The monumental Russian Orthodox icon highlights Archangel Michael in a distinguished role as the horseman of the Last Judgment, as envisioned in the Apocalypse described by John in the Book of Revelation. The icon commemorates him on November 8. On the left edge, the Guardian Angel, Saint Archbishop Nicholas of Myra, and Saint Bishop Dorotheus of Tyre are depicted. On the right, Saint Martyr Julitta and her son Quiricus are shown, alongside Saint Mary of Egypt and Saint Martyr Marina.
The Book of Revelation provides an eschatological outlook rooted in Christian tradition and the Old Testament, particularly the Book of Daniel. The millennial reign of the Messiah, commencing with His First Coming or Parousia, culminates in the Last Judgment. This period of reign witnesses the ‘first resurrection’ (Rev 20.5) as the martyrs assume power and Satan is imprisoned. This reign concludes with the Second Coming, Satan’s liberation, and his eventual eternal damnation after his defeat in the final battle (Rev 20:7-10).
The Last Judgment includes a confrontation between the angels, the warriors of good, and Satan or the devil. This clash culminates in Christ’s second return, where He stands as the judge over the dead and brings an end to death itself: “…and all were judged by what they had done.” (Rev 20.13). The Last Judgment gives way to the ‘new heaven’, ‘new earth’, and ‘New Jerusalem’ (Rev 21.1), marking the ultimate fulfillment of God’s kingdom promises.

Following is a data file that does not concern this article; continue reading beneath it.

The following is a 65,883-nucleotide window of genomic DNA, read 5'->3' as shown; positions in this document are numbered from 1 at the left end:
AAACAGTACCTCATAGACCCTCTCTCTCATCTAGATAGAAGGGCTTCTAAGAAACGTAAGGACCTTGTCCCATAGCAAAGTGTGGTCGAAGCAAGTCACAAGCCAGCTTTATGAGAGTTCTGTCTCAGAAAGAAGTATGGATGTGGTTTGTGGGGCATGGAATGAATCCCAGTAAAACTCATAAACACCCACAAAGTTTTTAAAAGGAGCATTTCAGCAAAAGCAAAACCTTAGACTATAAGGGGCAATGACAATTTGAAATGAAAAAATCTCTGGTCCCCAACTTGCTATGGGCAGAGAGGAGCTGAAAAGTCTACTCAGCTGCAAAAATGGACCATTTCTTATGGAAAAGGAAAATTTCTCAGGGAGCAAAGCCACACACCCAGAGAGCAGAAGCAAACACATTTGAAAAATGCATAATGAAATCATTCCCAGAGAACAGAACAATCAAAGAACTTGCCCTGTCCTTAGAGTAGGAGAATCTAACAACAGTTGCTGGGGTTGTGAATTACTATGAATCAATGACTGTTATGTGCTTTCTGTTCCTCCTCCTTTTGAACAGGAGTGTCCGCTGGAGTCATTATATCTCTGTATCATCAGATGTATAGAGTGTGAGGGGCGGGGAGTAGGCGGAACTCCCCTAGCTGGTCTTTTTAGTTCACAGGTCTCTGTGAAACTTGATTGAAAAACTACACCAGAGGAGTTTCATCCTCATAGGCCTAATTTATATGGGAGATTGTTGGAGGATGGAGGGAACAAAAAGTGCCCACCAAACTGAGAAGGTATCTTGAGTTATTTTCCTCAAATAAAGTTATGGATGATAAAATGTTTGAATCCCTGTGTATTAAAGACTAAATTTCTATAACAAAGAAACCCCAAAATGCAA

The Book of Revelation describes Archangel Michael’s triumph over Satan, depicted as a dragon. In his role as the Archistrategos or the leader of the heavenly armies, Michael is depicted riding a fiery horse, wielding his lance against the devil dragon. He sounds the trumpet and holds a censer and the Gospels.
At the top left, Christ Pantocrator is portrayed in a blessing stance. Above the center, the Mother of God of the Sign (Znamenie) is seen praying with Christ Immanuel hovering before her. Around them, four angels inscribed as East, North, South, and West. There are several inscriptions around the icon with profound messages.
The icon is attributed to W.P. Suslov, a member of the esteemed Suslov family of iconographers in Palekh and Moscow, and it was completed on June 8th in Moscow.
In the margin of the icon, several saints are featured. Saint Nicholas of Myra, celebrated on December 6, May 9, and July 29, was the Archbishop of Myra in Lycia. He is revered as the patron saint of children, childbearing women, the elderly, travelers, sailors, legal professionals, pharmacists, innkeepers, and those desiring happy marriages. Saint Dorotheus of Tyre, commemorated on June 5 and October 9, was the Bishop of Tyre in Phenicia (modern-day Sur in Lebanon). He endured persecution under Emperor Diocletian and Galerius, was exiled but later returned and participated in the first Council in Nicaea in 325. He died at 107 after enduring numerous beatings under Emperor Julian Apostata.
Saint Martyr Julitta and her son Quiricus, remembered on July 15, were martyred during Diocletian’s persecution of Christians around 304. They are considered the patron saints of families and ailing children. Saint Mary of Egypt, commemorated on April 1 and the Fifth Sunday of Lent, was a hermit from the early church. Even though her life story is mostly based on legends, she is recognized as the patroness of penitents and repentant sinners. Saint Martyr Marina or Margaret of Antioch, honored on July 17, was a consecrated virgin and martyr during the turn of the 3rd and 4th centuries.